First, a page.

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Chain Saw Bar Lube - Veggie Oil !!!

Post in 'The Gear' started by Sandor, Jan 11, 2006.

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  1. Sandor

    Sandor Minister of Fire

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    I was lurking on an Arbhorist web site this past summer where guys were talking about using vegatable oil for bar lube. These guys use chain saws for a living. Very serious crowd. It seemed that over half of them used the veggie oil for bar lube with no adverse (equipment) effects. Most switched because of their wives complaining about the oily mess and smell on their clothes.

    I did not like the idea of spreading motor oil all over my property, so I thought I would give it a shot.

    After 4 months now, all I can say is that I will never go back to petro for the bar lube.

    The odd thing is, my saw is starting to get cleaner, the more I use it. I can sharpen the chain without my hands becoming an oily mess. The chain still has an oily coating on it. The chain also seems to run more free with less gumming. I see no evidence of premature wear.

    Anybody else use the veggie oil? If not, do our environment a favor and give it try. I'm convinced.

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  2. Eric Johnson

    Eric Johnson Mod Emeritus

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    It's a good thing for all the reasons you mentioned, Sandor.
  3. babalu87

    babalu87 New Member

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    Jonsereds oil says Vegetable based right on the label

    Why didnt I get the tub o' grease at BJ's ;)
  4. BrotherBart

    BrotherBart Hearth.com LLC Mid-Atlantic Division Staff Member

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    I will have to give that a shot. Of course that will be after I use up the three gallons of Poulan bar oil I got at Wal-Mart last summer for ninety-nine cents a gallon. So it's gonna be awhile. Unlike Eric, three gallons will last me more than two months.
  5. JAred

    JAred New Member

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    I use a vegie based cutting oil at work for milling operations it gets used thru a atomiser mister. its about 75 dollars a gallon tho. very clean and purified to atomize correctly.why I did'nt I think of that? Probably beats the motor oil I'm using......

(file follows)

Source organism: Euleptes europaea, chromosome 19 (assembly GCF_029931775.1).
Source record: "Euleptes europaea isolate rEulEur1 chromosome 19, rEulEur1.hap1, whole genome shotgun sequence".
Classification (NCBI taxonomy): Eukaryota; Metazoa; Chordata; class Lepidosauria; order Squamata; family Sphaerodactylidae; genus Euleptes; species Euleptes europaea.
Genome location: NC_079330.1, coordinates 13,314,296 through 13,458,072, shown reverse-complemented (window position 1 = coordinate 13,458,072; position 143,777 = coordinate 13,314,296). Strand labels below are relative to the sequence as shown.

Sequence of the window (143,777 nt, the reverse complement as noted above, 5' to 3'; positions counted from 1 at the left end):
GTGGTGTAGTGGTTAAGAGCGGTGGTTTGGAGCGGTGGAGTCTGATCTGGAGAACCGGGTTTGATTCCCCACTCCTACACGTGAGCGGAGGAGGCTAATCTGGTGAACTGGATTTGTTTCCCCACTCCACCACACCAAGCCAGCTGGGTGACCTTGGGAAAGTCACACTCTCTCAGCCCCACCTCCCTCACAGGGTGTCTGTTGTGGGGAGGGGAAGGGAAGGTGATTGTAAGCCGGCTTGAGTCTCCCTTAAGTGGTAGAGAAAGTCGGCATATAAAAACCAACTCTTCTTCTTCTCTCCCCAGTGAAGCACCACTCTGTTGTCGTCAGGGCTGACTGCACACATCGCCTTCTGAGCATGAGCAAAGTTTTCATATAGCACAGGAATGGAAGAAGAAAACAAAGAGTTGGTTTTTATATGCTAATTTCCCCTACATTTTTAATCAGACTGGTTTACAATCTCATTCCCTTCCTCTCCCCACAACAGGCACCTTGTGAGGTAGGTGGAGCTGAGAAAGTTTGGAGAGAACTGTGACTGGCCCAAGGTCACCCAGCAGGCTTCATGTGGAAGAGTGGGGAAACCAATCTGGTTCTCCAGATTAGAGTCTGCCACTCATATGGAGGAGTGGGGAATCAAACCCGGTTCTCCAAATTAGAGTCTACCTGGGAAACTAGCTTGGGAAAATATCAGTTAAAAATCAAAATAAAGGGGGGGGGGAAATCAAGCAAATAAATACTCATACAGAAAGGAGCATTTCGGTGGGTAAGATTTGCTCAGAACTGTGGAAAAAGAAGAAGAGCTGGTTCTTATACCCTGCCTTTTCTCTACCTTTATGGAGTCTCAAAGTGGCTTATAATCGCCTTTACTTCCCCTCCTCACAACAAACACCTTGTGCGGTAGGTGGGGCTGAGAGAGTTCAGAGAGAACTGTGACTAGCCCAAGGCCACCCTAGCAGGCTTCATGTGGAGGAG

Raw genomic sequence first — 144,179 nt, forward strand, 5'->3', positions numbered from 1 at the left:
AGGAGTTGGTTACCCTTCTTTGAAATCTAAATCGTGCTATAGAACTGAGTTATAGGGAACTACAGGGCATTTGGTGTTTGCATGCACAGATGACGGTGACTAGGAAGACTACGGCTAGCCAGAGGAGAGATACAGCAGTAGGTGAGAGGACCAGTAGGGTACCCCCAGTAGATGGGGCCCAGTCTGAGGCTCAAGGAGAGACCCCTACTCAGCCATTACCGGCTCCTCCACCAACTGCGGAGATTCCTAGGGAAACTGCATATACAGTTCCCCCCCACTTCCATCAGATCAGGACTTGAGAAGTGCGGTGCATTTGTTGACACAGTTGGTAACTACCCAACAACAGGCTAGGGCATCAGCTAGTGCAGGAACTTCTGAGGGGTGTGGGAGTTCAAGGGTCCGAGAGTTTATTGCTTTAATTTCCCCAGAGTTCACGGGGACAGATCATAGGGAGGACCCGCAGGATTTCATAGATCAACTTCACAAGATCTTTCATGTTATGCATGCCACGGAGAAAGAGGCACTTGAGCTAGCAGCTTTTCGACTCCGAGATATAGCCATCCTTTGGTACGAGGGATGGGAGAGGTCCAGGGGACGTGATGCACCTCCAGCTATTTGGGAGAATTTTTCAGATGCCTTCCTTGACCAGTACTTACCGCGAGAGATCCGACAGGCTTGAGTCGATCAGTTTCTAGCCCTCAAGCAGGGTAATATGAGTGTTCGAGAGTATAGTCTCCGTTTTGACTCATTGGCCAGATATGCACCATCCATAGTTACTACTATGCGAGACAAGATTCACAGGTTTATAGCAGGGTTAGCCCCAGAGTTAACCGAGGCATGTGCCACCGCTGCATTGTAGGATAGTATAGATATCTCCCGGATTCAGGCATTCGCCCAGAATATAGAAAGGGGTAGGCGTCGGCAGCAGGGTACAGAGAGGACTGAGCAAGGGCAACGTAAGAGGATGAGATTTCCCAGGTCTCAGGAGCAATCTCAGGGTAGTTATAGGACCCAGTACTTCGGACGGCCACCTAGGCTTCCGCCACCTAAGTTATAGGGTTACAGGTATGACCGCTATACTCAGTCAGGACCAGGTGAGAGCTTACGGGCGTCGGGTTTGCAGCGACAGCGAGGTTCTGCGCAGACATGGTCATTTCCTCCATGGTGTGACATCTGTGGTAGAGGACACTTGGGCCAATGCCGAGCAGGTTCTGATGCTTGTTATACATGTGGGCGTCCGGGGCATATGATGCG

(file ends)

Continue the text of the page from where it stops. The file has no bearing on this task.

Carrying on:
6. wg_bent

    wg_bent Minister of Fire

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    I have a lot of used motor oil around...Can I use it for chain lube?? Be glad to switch to veggie after that.
  7. Sandor

    Sandor Minister of Fire

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    Warren, I am sure that used oil will lube the bar. However, consider the health and environmental risks. I did that years ago, but me and my saw looked like a stinkin, greasy mess. Used oil has some nasty properites such as heavy metals and combustion by-products that are just not good for you.

    Do yourself a favor and drop the used oil at a recycle center and spend the couple of bucks on the veggie oil.
  8. Corey

    Corey Minister of Fire

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    Sandor - just for clarification, you are talking about grocery store, french fry cooking, salad dressing type vegetable oil as opposed to true chain saw bar oil that has a vegetable base?

    A couple things to consider is that french fry cookin' vegetable oil can go rancid after being exposed to air for a while. It will eventually turn into a sticky, gummy, smelly mess. If the pro's are using this, it's probably still OK as they use it every day and constantly flush the old oil away. For some of us weekend warriors, the saw might gum up between uses. The true "bar oil" (vegetable or petroleum based) usually also has "tackifiers" to make the oil stick to the chain better and probably also has some anti-oxidants and lubricity additives as well.

    Corey
  9. babalu87

    babalu87 New Member

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    Co-signs

    Used oil is used for a reason, it did its job in your engine
    Kept the motor cool and carried away the little particles from normal engine wear until it is to the point of breaking down

    Now what good is something with all that crap in it?
    Used oil is just that, used
  10. Eric Johnson

    Eric Johnson Mod Emeritus